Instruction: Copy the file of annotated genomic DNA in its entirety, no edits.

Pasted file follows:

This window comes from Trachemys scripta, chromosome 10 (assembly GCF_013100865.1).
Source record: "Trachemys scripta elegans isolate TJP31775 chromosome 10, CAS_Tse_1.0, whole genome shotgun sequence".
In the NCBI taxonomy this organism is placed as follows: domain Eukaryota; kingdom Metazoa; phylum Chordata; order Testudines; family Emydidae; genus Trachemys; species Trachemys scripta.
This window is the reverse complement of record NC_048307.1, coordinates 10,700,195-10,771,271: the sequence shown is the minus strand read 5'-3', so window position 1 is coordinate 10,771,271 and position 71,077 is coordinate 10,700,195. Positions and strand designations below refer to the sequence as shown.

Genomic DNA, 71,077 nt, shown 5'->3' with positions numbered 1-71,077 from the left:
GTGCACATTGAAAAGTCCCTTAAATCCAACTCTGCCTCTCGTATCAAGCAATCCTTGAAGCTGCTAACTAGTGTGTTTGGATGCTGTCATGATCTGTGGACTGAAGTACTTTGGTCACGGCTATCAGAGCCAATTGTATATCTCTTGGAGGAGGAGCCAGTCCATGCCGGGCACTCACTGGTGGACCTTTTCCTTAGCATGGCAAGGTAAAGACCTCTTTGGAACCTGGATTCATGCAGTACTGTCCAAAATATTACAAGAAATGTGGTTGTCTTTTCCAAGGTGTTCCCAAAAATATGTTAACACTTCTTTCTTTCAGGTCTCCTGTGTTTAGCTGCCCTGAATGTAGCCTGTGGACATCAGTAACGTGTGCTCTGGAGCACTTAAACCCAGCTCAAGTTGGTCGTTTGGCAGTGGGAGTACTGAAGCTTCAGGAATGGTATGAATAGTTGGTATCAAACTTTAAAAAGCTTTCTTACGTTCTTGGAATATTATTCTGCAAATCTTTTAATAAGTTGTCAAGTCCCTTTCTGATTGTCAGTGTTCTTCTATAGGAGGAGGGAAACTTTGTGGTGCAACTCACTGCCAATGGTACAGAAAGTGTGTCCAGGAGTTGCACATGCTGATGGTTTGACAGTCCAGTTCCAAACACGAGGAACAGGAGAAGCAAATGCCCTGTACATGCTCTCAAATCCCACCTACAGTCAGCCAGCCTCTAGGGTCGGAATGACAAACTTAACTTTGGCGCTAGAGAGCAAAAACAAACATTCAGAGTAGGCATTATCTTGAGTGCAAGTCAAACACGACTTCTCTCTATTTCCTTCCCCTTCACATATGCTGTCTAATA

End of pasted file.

This window comes from Trachemys scripta, chromosome 10 (assembly GCF_013100865.1).
Source record: "Trachemys scripta elegans isolate TJP31775 chromosome 10, CAS_Tse_1.0, whole genome shotgun sequence".
In the NCBI taxonomy this organism is placed as follows: domain Eukaryota; kingdom Metazoa; phylum Chordata; order Testudines; family Emydidae; genus Trachemys; species Trachemys scripta.
This window is the reverse complement of record NC_048307.1, coordinates 10,700,195-10,771,271: the sequence shown is the minus strand read 5'-3', so window position 1 is coordinate 10,771,271 and position 71,077 is coordinate 10,700,195. Positions and strand designations below refer to the sequence as shown.

Genomic DNA, 71,077 nt, shown 5'->3' with positions numbered 1-71,077 from the left:
GTGCACATTGAAAAGTCCCTTAAATCCAACTCTGCCTCTCGTATCAAGCAATCCTTGAAGCTGCTAACTAGTGTGTTTGGATGCTGTCATGATCTGTGGACTGAAGTACTTTGGTCACGGCTATCAGAGCCAATTGTATATCTCTTGGAGGAGGAGCCAGTCCATGCCGGGCACTCACTGGTGGACCTTTTCCTTAGCATGGCAAGGTAAAGACCTCTTTGGAACCTGGATTCATGCAGTACTGTCCAAAATATTACAAGAAATGTGGTTGTCTTTTCCAAGGTGTTCCCAAAAATATGTTAACACTTCTTTCTTTCAGGTCTCCTGTGTTTAGCTGCCCTGAATGTAGCCTGTGGACATCAGTAACGTGTGCTCTGGAGCACTTAAACCCAGCTCAAGTTGGTCGTTTGGCAGTGGGAGTACTGAAGCTTCAGGAATGGTATGAATAGTTGGTATCAAACTTTAAAAAGCTTTCTTACGTTCTTGGAATATTATTCTGCAAATCTTTTAATAAGTTGTCAAGTCCCTTTCTGATTGTCAGTGTTCTTCTATAGGAGGAGGGAAACTTTGTGGTGCAACTCACTGCCAATGGTACAGAAAGTGTGTCCAGGAGTTGCACATGCTGATGGTTTGACAGTCCAGTTCCAAACACGAGGAACAGGAGAAGCAAATGCCCTGTACATGCTCTCAAATCCCACCTACAGTCAGCCAGCCTCTAGGGTCGGAATGACAAACTTAACTTTGGCGCTAGAGAGCAAAAACAAACATTCAGAGTAGGCATTATCTTGAGTGCAAGTCAAACACGACTTCTCTCTATTTCCTTCCCCTTCACATATGCTGTCTAATA